To all our fans – thank you for being wonderful! We hope to see you again in the future and until we do – live and love!”

This is weird to be honest. I’ve never experience the surprise and mild shock that comes when you find out that a band you’ve been faithfully following for the past year ceases to be. Particularly even stranger considering that Those Dancing Days was one of my top favorites out of all the bands I’ve found throughout my search for music in the endless music blogs. Hell, Those Dancing Days provided me a lot of material to write about back when the blog was just starting out. They sparked me interest in indie bands from Europe. Lord knows how disappointed I was when I found out they had to cancel their US tour, even though the closest location they would have played was in LA. However, one’s love for music can make one think in absurdities and boy oh boy did listening to Those Dancing Days make me feel absurd (in a good fashion of course). Mother Teresa this makes me sad. I’ll just leave you all with my favorite song by them (not to mention a strong contender for my favorite song of all time).

I still can’t shake off the notion of how a mere six months ago, this song was the soundtrack to my highly anticipated summer (right before college starts). Now that a few months of college has gone by, I find myself a bit numb at the notion that  I can’t prepare for new material from the Swedish girls later in my college life. I guess that’s  the strength and fragility of music: You find yourself a great band to listen to, and you start thinking about how that band is going to be around for a long time, or at least until they begin to lose favor as you shift to different music. Then you find out that the band’s over, and you start to remember how music isn’t just about what you hear, but about the creative process that individuals go through to produce such a work, something we take for granted. Those Dancing Days, thanks for the bliss you’ve provided me. Though I never got the honor of seeing y’all live, having your music in my itunes is a good consolation prize (where it’ll enjoy numerous repeats).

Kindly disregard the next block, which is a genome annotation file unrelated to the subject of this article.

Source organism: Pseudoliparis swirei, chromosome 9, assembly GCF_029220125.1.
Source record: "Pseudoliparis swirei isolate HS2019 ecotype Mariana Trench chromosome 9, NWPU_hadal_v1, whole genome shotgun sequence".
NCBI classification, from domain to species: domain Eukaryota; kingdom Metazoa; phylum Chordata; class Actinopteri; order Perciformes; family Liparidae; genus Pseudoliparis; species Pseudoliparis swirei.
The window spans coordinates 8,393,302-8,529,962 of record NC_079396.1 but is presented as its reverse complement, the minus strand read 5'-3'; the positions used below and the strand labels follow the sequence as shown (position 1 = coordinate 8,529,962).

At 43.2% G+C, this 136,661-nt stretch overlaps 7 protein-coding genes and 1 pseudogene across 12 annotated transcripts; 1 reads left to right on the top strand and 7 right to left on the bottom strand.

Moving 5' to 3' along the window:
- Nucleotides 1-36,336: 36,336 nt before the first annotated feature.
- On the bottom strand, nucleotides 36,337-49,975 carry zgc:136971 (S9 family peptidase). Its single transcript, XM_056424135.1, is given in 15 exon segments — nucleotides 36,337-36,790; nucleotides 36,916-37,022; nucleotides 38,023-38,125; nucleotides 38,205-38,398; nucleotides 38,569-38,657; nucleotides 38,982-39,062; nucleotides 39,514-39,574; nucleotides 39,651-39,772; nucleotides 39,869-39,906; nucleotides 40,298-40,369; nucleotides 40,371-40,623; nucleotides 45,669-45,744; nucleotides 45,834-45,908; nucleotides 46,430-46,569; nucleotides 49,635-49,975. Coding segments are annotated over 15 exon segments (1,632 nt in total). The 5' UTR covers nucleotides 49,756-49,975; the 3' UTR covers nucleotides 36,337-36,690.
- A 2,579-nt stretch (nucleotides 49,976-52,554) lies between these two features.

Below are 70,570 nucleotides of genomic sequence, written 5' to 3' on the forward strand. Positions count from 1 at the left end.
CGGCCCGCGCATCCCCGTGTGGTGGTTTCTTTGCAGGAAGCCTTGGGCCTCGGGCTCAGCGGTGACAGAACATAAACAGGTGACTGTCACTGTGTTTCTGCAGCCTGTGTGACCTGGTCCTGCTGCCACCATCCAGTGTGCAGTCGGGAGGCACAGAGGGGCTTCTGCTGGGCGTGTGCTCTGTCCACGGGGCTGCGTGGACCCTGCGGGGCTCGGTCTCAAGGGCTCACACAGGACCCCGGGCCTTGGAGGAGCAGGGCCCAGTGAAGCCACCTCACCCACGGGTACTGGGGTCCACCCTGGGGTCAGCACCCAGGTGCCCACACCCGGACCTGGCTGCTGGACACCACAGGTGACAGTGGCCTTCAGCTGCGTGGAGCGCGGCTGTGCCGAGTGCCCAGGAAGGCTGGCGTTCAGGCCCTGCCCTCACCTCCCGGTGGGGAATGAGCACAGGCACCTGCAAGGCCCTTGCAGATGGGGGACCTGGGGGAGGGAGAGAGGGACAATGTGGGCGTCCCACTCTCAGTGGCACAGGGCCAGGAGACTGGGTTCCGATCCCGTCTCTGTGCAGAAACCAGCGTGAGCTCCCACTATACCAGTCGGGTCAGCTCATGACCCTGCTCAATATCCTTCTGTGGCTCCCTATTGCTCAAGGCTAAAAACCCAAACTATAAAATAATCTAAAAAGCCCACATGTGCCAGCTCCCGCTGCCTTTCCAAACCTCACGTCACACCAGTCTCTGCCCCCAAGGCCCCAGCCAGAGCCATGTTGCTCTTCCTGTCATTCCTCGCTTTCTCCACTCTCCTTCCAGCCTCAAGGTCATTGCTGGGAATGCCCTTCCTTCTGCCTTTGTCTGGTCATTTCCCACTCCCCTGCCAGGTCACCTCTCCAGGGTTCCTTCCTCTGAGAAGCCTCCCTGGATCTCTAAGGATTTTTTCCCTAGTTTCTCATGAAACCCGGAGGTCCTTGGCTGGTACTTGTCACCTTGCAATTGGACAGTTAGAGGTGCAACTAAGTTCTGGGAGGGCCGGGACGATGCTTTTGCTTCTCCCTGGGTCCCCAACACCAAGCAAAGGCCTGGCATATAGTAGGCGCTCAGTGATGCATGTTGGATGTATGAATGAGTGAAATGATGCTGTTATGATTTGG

The Don’ts and Be Carefuls: Three Song Preview of “Sun Hits”

I know I’ve talked about The Don’ts and Be Carefuls before (here) , and even got a chance to interview these fun loving guys from Denver (here) but after searching through the blog email, it turns out we got another email sent by the band about a month ago! Given a chance to preview their album, I know it is late but better late than never, here’s an idea of their EP:

As most their songs are, “So Money” does not disappoint  as upbeat and fun. The Don’ts and Be Carefuls build their sound off of an jubilant vibe that aims to keep a crowd energized and having fun with the crashing guitars and stand on a table while singing aspect . “So Money” builds into this powerful song that gives off the feeling of a summertime that’ll last a lifetime. I’m not sure what it is with this song but it pulled me in the first time I heard it, with its catchy chorus and guitar rifts.  It’s strange to think, but despite the seemingly upbeat sound, the song actually has this quiet, reflective quality to it. It’s a toast to those nights with that group of friends you know that will be with you through every trivial pursuit, every dramatic, and there’s no greater satisfaction than that. Check it out